The Court of Appeal has refused to set aside a settlement agreement on the basis of new evidence indicating that the claimant’s case had been fraudulently exaggerated: Hayward v Zurich Insurance Co plc  EWCA Civ 327.
Settlement agreements may be set aside on the same grounds as any other contract, including on the basis that one of the parties was induced to enter into it by a counterparty’s misrepresentation concerning a material fact. However, where the representations relied on comprise the very allegations advanced by the claimant as part of the claim being settled, the courts have generally taken the view that the defendant has, in deciding to settle, taken into account the risk that the statement was false and has foregone the opportunity to challenge it. The issue in the present case was the extent to which the position is different where, as here, the representation was not merely false but could later be shown to have been fraudulently made.
In holding that the innocent party was nevertheless bound by the agreement, the Court of Appeal’s decision shows the limits, in this context, of the principle that “fraud unravels all”. It confirms that a fraudulently advanced case will not necessarily entitle a defendant to rescind a settlement agreement – particularly in cases where the evidence suggests that, at the time of settlement, the defendant had at least some indication of the possibility of fraud and therefore settled “with its eyes wide open”.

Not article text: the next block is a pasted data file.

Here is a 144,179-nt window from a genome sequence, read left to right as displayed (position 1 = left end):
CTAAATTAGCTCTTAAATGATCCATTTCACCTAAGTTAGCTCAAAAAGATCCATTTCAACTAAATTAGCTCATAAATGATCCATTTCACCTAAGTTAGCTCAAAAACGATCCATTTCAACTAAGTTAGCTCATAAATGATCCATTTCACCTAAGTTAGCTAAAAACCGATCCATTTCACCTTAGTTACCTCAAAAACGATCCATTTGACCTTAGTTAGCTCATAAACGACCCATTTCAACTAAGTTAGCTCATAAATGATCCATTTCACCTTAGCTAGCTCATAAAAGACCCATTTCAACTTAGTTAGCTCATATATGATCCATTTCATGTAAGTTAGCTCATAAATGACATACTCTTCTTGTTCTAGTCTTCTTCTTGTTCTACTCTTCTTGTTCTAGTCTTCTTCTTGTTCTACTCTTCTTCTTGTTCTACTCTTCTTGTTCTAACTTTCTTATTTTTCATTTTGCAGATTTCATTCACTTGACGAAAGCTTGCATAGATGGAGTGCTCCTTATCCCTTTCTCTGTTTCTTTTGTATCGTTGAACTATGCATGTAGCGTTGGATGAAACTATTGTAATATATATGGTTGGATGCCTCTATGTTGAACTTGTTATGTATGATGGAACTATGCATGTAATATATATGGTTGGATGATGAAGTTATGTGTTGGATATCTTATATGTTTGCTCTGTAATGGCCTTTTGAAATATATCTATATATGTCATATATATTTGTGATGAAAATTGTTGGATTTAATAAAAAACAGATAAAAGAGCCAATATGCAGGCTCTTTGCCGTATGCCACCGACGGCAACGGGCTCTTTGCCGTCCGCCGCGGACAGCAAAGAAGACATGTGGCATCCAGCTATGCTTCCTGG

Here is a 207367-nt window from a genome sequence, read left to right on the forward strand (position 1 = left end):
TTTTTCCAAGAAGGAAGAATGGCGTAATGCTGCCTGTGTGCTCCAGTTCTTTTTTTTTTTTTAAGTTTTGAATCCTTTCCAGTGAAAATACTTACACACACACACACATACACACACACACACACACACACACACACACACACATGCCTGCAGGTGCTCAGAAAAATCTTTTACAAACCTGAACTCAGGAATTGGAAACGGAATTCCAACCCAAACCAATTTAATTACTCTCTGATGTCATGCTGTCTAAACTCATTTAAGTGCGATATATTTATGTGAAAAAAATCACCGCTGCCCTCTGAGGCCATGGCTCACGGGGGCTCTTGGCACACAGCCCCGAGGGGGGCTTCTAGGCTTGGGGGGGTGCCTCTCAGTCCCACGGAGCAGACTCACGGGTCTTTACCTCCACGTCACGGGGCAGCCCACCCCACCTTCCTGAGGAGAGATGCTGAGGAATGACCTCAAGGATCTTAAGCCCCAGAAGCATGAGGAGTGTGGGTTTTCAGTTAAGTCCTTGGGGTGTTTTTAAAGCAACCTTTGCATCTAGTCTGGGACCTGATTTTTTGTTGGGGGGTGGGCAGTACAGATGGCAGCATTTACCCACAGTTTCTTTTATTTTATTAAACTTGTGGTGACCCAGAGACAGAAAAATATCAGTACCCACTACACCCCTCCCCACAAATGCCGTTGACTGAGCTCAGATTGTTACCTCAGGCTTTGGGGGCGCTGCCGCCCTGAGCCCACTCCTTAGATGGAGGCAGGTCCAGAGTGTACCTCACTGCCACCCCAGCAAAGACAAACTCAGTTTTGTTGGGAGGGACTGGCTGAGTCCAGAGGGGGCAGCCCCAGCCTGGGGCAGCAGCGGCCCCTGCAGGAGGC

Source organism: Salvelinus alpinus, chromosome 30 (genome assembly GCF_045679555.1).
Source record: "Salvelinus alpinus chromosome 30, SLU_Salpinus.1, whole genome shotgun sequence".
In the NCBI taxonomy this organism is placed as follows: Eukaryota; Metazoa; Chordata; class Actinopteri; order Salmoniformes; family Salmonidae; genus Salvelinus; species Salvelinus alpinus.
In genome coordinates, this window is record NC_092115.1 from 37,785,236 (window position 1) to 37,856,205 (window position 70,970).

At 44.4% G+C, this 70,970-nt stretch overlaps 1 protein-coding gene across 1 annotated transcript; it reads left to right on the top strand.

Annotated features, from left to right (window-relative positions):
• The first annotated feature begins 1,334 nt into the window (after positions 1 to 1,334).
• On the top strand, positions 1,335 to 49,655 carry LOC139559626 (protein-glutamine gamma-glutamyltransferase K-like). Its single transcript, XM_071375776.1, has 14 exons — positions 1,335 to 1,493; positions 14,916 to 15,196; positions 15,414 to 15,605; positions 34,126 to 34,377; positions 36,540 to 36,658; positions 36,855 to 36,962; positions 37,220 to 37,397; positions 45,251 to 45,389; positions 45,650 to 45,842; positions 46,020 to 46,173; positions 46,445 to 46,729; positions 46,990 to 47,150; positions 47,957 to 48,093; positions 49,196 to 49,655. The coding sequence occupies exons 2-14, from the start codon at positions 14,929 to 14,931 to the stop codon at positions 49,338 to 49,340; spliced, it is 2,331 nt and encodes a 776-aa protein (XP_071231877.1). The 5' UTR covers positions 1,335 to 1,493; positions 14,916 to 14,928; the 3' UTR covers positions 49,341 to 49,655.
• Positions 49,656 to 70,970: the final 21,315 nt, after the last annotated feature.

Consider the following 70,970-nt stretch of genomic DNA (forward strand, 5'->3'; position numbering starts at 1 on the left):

The decision illustrates the courts’ “robust disinclination” to interfere with settlement agreements unless there are exceptional circumstances, given the important public interest in the finality of settlements.
An employee brought proceedings against his employers in respect of a workplace injury. The employers’ insurer conducting the defence admitted liability but disputed quantum, primarily on the basis that the employee had exaggerated the extent of his ongoing condition. Prior to trial a settlement was reached and the terms recorded in a settlement agreement.
Two years later, the employee’s neighbours provided the insurer with further evidence indicating that the claim had been dishonestly exaggerated and that the claimant had in fact fully recovered from his injuries over a year prior to the settlement. The insurer commenced proceedings seeking rescission of the settlement agreement (or damages for deceit in the alternative). It alleged that it had been induced to enter into the agreement by the employee’s fraudulent misrepresentations, in the form of statements as to his condition in his pleadings and witness statements.
The County Court set aside the settlement agreement on that basis. It held that, although the evidence indicated that the insurer did not believe the injury claims and strongly suspected exaggeration, the law only required that a party had been “influenced by” a representation in entering a contract. The County Court considered that this requirement was satisfied; the insurer undoubtedly took into account in its settlement deliberations the fact that the claimant’s assertions would be put before the court and the risk that they would be believed. In that sense, they influenced the insurer’s decision to settle on the terms it did.
The Court of Appeal (Underhill, Briggs and King LJJ) overturned the County Court’s decision and ruled that the settlement agreement was binding, although it expressed some regret in doing so. Key to the court’s reasoning was the conclusion that the insurer’s entry into the agreement had not been induced by the claimant’s statements in the relevant sense.